As part of your Civil Service application, you’ll need to complete a number of online tests. The Civil Service online test stage of the application process can be difficult, but with some prior knowledge and Civil Service online test preparation, they are quite manageable. Here, we’re going to take a look at the Civil Service application process, followed by the Civil Service online tests.

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The UK Civil Service is an extremely important part of the UK government. It’s a politically neutral collective of different departments and bodies, which handle everything from providing pension schemes to operating prison systems. In addition, the Civil Service keeps track of NHS data, benefits, and even issues driving licenses. In addition, Civil Servants are often responsible for implementing policies set by the current government. For this reason, they remain apolitical – the service as a whole doesn’t take sides when it comes to political parties, but rather serves whichever party (or parties) is in power. The role that the Civil Service plays as part of the UK’s infrastructure and public services is enormous. Without the Civil Service, many of the country’s systems would be unable to function.

For this reason, the Civil Service wants to find the very best when it comes to the recruitment process. Not only must Civil Servants possess the mental aptitude and skills to perform the job well, but they also need to show an adherence to the Civil Service’s ethos and competency framework. The online tests are used to evaluate all of these traits.

The four key values that the Civil Service looks for in candidates are:

  • Integrity – The ability to put obligations of the public service above personal interests and/or beliefs.
  • Honesty – Being able to demonstrate high levels of truthfulness and openness.
  • Objectivity – Being able to display objective views and opinions on certain areas. Basing decisions and policies on rigorous analysis and evidence to form a plausible and valid outcome.
  • Impartiality – Being able to serve the power of the Government in charge and meet the needs and merits in which they enforce.


In addition to the four key values above, recruiters in the Civil Service want to see candidates demonstrating an understanding of the following core competencies:

  • Seeing the ‘bigger’ picture;
  • Clarity of vision and ideas;
  • Changing and improving;
  • Leadership;
  • Making effective and important decisions;
  • Managing;
  • Delivering value for money;
  • Commercial outcomes;
  • Performance – ability to show integrity and diligence;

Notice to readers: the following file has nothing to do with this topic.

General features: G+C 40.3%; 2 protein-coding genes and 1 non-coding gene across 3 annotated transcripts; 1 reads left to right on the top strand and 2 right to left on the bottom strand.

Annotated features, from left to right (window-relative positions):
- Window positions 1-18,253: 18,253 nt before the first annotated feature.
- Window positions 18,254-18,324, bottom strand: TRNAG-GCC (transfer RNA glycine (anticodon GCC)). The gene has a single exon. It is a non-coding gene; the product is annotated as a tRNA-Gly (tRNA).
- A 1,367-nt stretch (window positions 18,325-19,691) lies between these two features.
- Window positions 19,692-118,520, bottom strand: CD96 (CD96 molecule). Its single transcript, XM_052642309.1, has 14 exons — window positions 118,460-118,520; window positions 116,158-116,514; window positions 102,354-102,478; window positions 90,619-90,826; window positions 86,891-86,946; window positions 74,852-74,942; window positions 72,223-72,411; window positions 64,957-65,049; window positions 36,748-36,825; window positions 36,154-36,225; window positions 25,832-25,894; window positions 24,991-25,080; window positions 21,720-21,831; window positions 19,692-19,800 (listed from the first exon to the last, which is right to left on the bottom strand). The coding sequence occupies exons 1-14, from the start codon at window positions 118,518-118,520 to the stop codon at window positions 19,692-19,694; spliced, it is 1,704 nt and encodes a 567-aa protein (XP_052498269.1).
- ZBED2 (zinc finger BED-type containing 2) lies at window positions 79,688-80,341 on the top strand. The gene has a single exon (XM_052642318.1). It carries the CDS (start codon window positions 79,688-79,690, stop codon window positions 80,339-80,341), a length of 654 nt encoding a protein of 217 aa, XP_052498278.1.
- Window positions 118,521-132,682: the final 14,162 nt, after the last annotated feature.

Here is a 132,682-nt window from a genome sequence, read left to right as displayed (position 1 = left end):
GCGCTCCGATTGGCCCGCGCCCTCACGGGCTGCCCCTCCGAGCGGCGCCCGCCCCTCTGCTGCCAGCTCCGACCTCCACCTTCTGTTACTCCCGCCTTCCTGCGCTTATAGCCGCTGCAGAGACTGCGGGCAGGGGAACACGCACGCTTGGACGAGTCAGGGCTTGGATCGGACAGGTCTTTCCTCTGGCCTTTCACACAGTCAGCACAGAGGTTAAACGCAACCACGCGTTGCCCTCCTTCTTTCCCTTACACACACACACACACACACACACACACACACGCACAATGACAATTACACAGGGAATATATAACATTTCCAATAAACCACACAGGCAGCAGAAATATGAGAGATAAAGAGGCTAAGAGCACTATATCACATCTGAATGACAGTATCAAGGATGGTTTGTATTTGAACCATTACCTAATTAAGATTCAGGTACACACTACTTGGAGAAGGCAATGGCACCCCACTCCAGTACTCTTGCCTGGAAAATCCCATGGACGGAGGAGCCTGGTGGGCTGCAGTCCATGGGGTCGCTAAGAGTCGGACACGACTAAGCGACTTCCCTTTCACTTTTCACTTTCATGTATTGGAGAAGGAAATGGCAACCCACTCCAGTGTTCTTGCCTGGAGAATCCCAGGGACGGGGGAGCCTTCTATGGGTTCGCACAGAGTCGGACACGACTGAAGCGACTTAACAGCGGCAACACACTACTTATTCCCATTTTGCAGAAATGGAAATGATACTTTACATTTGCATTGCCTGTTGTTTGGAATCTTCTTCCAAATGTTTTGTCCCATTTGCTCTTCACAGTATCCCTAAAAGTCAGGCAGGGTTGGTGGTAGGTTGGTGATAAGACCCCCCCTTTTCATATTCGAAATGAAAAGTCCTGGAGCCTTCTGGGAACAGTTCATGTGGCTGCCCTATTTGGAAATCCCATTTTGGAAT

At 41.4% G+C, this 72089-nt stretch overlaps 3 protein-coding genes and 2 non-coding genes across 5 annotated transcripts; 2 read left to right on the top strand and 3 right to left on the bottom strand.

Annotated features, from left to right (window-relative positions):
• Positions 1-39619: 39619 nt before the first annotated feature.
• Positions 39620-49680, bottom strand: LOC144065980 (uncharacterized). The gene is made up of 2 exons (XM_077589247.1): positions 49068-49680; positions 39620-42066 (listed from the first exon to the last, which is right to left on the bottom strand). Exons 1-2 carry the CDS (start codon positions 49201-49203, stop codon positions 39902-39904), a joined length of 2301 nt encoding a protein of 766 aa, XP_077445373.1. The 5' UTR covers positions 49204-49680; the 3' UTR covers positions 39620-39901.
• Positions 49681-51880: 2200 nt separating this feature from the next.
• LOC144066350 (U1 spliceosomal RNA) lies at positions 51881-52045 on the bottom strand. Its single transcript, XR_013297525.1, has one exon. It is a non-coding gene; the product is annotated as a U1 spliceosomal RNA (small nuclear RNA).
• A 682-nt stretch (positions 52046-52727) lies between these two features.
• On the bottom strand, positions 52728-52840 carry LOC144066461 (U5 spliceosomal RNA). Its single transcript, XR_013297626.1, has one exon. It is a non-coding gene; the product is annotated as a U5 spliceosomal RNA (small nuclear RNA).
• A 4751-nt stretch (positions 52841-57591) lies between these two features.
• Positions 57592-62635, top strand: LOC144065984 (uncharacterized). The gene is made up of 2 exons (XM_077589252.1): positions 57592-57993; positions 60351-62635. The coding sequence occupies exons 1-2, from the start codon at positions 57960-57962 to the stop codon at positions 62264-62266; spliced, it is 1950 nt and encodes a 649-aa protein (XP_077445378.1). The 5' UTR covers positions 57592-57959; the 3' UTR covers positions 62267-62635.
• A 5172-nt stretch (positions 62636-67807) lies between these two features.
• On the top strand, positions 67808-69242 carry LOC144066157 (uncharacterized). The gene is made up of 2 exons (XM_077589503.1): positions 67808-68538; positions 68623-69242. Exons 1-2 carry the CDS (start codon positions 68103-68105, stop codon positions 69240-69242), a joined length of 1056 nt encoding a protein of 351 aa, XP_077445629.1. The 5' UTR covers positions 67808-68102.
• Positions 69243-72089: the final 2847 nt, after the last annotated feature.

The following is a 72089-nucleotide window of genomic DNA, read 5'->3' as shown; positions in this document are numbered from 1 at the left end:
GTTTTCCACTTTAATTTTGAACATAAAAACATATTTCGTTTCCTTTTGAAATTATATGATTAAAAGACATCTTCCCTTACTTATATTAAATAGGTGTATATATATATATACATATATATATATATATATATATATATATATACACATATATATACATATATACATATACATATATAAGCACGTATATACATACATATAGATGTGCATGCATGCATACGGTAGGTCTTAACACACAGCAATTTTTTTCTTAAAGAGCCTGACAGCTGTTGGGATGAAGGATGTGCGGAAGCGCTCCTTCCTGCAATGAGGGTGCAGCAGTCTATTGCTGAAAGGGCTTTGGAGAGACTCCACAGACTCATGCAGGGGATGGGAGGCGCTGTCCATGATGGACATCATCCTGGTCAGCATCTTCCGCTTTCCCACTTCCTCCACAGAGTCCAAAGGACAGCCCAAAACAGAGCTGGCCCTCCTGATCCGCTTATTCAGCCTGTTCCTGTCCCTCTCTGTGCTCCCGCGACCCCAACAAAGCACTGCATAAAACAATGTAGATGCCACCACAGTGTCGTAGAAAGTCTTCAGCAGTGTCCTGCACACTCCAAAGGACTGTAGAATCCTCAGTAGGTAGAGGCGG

• Collaborating with others.


The Civil Service tests are assessments used to evaluate the suitability of candidates applying for a role within the Civil Service. They cover a range of areas, from situational judgement to numerical and verbal reasoning. This means that they test several different skills in order to determine whether or not a candidate is suitable for the role that they’ve applied for.

The Civil Service tests are usually taken online via a computer, as one of the application processes early stages. This includes both an initial ‘Sift’ test, as well as multiple online aptitude tests. Please note that you will only be invited to proceed with your application if you pass the Sift test.

After passing the Sift test, you’ll be asked to complete the Civil Service online test. This is a collection of assessments, including the following:

  • Verbal Reasoning Test – Assessing your ability to read passages of information, and determine what statements are and aren’t supported by the text.
  • Numerical Reasoning Test – Interpretation of data in the form of graphs, charts and tables and answering questions based on them.
  • Watson-Glaser Critical Thinking Test – A test which assesses your ability to think critically about information and arguments, identifying assumptions, inferences, deductions and more.
  • Abstract Reasoning Test – Non-verbal assessments which employ images and patterns to test your inductive and logical reasoning.
  • Personality Test – An assessment used to get an understanding of your personality to see if it suits the core values of the Civil Service.
  • Situational Judgement Test – A multiple-choice test which evaluates your ability to make reasonable decisions under time constraints, and whether these match the core competencies and values of the Civil Service.


The Civil Service online test is just one stage in the Civil Service application process. There are numerous others, all of which are designed to find the most suitable candidates in terms of mental aptitude and moral values. Here are the stages of the Civil Service application process:

1. Civil Service Application Form.

2. Civil Service Sift Test.

3. Civil Service Online Tests.

4. Civil Service E-Tray Assessment (Fast-stream only).

5. Civil Service Assessment Centre.

6. Civil Service Interview (face-to-face).

As you can see, the Civil Service online test is the third stage in the process. This means that you’ll need to pass the initial application form stage, as well as the Sift test. If you pass the Civil Service online tests, you’ll likely be invited to an assessment centre, followed by a final face-to-face interview.

Here’s the Civil Service application process, step by step.

This is the very first stage of the Civil Service application process. This step involves uploading a copy of your CV to the Civil Service’s recruitment servers, as well as filling in additional application forms. This will include a competency questionnaire, in which you’ll need to give examples of when you’ve shown that you possess the core competencies valued highly by the Civil Service. The word limit for each answer you give is 200 words.